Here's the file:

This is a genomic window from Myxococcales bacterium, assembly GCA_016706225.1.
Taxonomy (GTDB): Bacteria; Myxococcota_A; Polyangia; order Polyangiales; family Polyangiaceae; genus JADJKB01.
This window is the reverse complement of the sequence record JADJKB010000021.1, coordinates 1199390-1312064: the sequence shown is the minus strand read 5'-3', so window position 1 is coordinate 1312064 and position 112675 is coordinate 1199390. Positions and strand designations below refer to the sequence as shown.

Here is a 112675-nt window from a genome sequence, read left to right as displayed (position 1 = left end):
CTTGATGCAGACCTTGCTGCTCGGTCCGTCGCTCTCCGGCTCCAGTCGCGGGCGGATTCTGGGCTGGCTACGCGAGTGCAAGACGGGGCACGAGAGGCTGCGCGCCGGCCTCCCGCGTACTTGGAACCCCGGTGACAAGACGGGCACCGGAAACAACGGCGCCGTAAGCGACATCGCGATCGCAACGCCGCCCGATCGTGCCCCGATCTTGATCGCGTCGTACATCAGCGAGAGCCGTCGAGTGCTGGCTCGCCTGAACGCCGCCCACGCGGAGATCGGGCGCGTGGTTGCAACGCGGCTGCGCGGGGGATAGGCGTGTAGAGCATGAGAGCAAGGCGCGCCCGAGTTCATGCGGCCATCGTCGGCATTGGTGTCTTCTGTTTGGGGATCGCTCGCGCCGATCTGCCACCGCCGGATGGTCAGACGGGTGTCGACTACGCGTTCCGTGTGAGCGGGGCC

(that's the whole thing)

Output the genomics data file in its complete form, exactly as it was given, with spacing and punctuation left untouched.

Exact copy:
This is a genomic window from Myxococcales bacterium, assembly GCA_016706225.1.
Taxonomy (GTDB): Bacteria; Myxococcota_A; Polyangia; order Polyangiales; family Polyangiaceae; genus JADJKB01.
This window is the reverse complement of the sequence record JADJKB010000021.1, coordinates 1199390-1312064: the sequence shown is the minus strand read 5'-3', so window position 1 is coordinate 1312064 and position 112675 is coordinate 1199390. Positions and strand designations below refer to the sequence as shown.

Here is a 112675-nt window from a genome sequence, read left to right as displayed (position 1 = left end):
CTTGATGCAGACCTTGCTGCTCGGTCCGTCGCTCTCCGGCTCCAGTCGCGGGCGGATTCTGGGCTGGCTACGCGAGTGCAAGACGGGGCACGAGAGGCTGCGCGCCGGCCTCCCGCGTACTTGGAACCCCGGTGACAAGACGGGCACCGGAAACAACGGCGCCGTAAGCGACATCGCGATCGCAACGCCGCCCGATCGTGCCCCGATCTTGATCGCGTCGTACATCAGCGAGAGCCGTCGAGTGCTGGCTCGCCTGAACGCCGCCCACGCGGAGATCGGGCGCGTGGTTGCAACGCGGCTGCGCGGGGGATAGGCGTGTAGAGCATGAGAGCAAGGCGCGCCCGAGTTCATGCGGCCATCGTCGGCATTGGTGTCTTCTGTTTGGGGATCGCTCGCGCCGATCTGCCACCGCCGGATGGTCAGACGGGTGTCGACTACGCGTTCCGTGTGAGCGGGGCC